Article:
Australian Financial Review – SPECIAL REPORT − CITY SPACE
With space for new buildings in short supply, some companies are turning to renovation rescue, writes Miriam Hechtman.
Can’t teach an old dog new tricks? What about revamping an old building into something new and green? With limited space for new buildings in cities and many existing buildings in need of a makeover, thedecision to refurbish is becoming a popular choice for developers looking for a more sustainable option.
West Australian property group Hawaiian has made history with its refurbishment of 50 Pitt Street inSydney’s central business district. It is the first existing building in Sydney to achieve a four−star green staroffice design rating from Green Building Council Australia.
The refurbishment, which will be completed early next year, is the company’s first acquisition in the Sydneyproperty market.
Hawaiian’s general manager of property development, Stuart Duplock, says that in addition to adhering to thecompany’s social responsibility agenda, refurbishing an existing building is a valid response to the market. “Partly it’s the right thing to do, but it’s also gathering momentum in the marketplace, so that it is what theastute developer will be doing,” he says.
Some of the green star rated features in the refurbishment include: a new chilled−beam airconditioningsystem; green star compliant interior and exterior paint finishes; carpets and other fixtures; parking space forbicycles; and lockers and showers for tenants. Individual tenancies will be able to monitor their energy use,and carbon dioxide outputs will be monitored on a floor−by−floor basis.
Intangible benefits such as workforce satisfaction and “a good spin−off of our brand” are also incentives fordevelopers to consider, says Duplock. “And who knows where the legislative landscape is going to be in thefuture in relation to requirements to deliver socially responsible building outcomes? There could be taxcredits, benefits with your insurance, or there might be other incentives.
“By anticipating these changes, Duplock says the company is “future−proofing the building to some extent”. Hawaiian spent $13 million on its refurbishment, elevating the building from a B−grade standard to A−grade.The company added about 7 per cent to its refurbishment budget to cover projects related to green star issues.“Commercially, the challenge is in justifying the cost because it’s not always possible to quantify all thebenefits,” says Duplock.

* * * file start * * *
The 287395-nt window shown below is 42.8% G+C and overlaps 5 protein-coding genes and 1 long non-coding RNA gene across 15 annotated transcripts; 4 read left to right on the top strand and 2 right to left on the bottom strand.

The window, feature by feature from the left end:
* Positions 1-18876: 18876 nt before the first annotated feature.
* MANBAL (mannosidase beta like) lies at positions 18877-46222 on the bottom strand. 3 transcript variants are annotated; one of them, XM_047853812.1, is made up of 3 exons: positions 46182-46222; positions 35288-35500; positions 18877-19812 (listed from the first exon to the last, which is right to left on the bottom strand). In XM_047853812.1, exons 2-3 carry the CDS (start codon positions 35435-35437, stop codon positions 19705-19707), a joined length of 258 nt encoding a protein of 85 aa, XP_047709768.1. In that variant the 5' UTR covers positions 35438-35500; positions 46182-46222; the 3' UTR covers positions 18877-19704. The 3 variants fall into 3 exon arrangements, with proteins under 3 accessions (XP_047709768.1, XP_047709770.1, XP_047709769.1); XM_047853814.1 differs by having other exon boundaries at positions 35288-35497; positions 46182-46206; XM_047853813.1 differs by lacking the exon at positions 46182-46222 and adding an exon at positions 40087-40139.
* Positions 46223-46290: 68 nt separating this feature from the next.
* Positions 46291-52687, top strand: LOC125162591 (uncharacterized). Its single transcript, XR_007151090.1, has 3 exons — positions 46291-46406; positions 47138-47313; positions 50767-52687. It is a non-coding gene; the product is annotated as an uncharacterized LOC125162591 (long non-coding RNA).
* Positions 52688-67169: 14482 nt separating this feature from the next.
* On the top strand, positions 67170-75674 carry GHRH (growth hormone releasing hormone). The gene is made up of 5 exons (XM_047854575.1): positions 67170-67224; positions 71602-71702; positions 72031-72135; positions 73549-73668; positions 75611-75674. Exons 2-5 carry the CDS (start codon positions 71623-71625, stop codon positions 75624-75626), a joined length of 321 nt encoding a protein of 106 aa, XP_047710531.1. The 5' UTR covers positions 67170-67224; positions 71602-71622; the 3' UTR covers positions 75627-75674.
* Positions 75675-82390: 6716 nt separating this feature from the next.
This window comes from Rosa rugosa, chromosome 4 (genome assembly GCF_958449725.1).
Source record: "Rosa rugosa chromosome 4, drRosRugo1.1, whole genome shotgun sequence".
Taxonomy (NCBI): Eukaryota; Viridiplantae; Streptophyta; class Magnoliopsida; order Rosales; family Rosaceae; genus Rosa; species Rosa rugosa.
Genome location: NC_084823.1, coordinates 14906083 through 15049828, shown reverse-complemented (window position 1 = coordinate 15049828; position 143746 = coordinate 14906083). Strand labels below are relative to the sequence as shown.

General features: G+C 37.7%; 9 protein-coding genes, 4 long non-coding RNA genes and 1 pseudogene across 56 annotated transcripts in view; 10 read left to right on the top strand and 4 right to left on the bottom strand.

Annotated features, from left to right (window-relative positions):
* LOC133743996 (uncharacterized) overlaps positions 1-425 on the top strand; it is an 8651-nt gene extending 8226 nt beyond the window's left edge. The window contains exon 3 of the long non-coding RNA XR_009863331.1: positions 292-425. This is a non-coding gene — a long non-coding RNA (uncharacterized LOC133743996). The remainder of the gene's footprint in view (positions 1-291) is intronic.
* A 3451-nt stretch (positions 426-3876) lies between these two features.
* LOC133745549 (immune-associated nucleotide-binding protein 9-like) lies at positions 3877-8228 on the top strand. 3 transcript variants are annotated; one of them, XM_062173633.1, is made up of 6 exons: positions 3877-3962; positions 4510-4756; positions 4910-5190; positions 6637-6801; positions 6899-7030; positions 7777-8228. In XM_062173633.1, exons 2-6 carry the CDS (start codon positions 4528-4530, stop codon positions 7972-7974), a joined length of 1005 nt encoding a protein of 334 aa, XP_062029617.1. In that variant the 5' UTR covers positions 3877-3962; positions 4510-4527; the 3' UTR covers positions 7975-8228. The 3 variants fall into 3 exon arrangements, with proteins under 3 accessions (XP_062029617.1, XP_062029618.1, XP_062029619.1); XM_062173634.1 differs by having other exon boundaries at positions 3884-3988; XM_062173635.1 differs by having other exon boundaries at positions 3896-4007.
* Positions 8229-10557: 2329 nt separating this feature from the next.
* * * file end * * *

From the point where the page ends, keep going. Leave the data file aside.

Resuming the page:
Commitment to the process from the client is essential, says principal consultant Graeme Allen atHBO+EMTB, the design firm commissioned for the refurbishment of the property.“The client has to be actively involved in the design project control group, so that it can be aware on a moreeducated basis as to the options that are available and also direct some of the cost expenditure through thedesign process.
“Having the entire team engaged and working on the project early on is wise, “because every decision that getsmade will affect the whole process”, says GBCA executive director Suzie Guthridge. She also recommendsusing green star as early as possible in the process. According to the council, 27 buildings have been officially certified for green star office design and a further262 projects are registered for certification. “We’re certainly starting to see the uptake of green star within a refurbished building; but new buildings arethe most popular because obviously it’s easier to design from scratch than to go back and I guess start again,”she says.
The council encourages refurbishment, having credits that relate directly to the re−use of an old building,such as the re−use of fixtures and fittings. 50 Pitt Street is also registered for the “green star as built” rating,which can only be certified once the building has been completed.Refurbishing a building does pose challenges specific to the property. The orientation of a building, forexample, cannot be changed, which may affect energy use within it, says Guthridge.
Location, indoorenvironment quality and water are also challenges. “Obviously space, and where you can locate rainwater tanks and rainwater harvesting can be a little bit moredifficult [in existing buildings],” says Guthridge. Moreover, educating tenants that refurbished sustainablebuildings are just as good as new “lean green buildings” may also be challenging, she says.
The environmental cost to refurbish a building is much lower given the cost of the the energy requiredinvolved in building anew, says Guthridge. Financially, it depends on how “green” you want the building to be, but “common sense tells you that ifyou’re re−using, it’s going to cost you less financially than if you’re starting from scratch and buying all thoseproducts again,” she says. And Duplock agrees: “Refurbishing, that’s where the biggest opportunity lies.”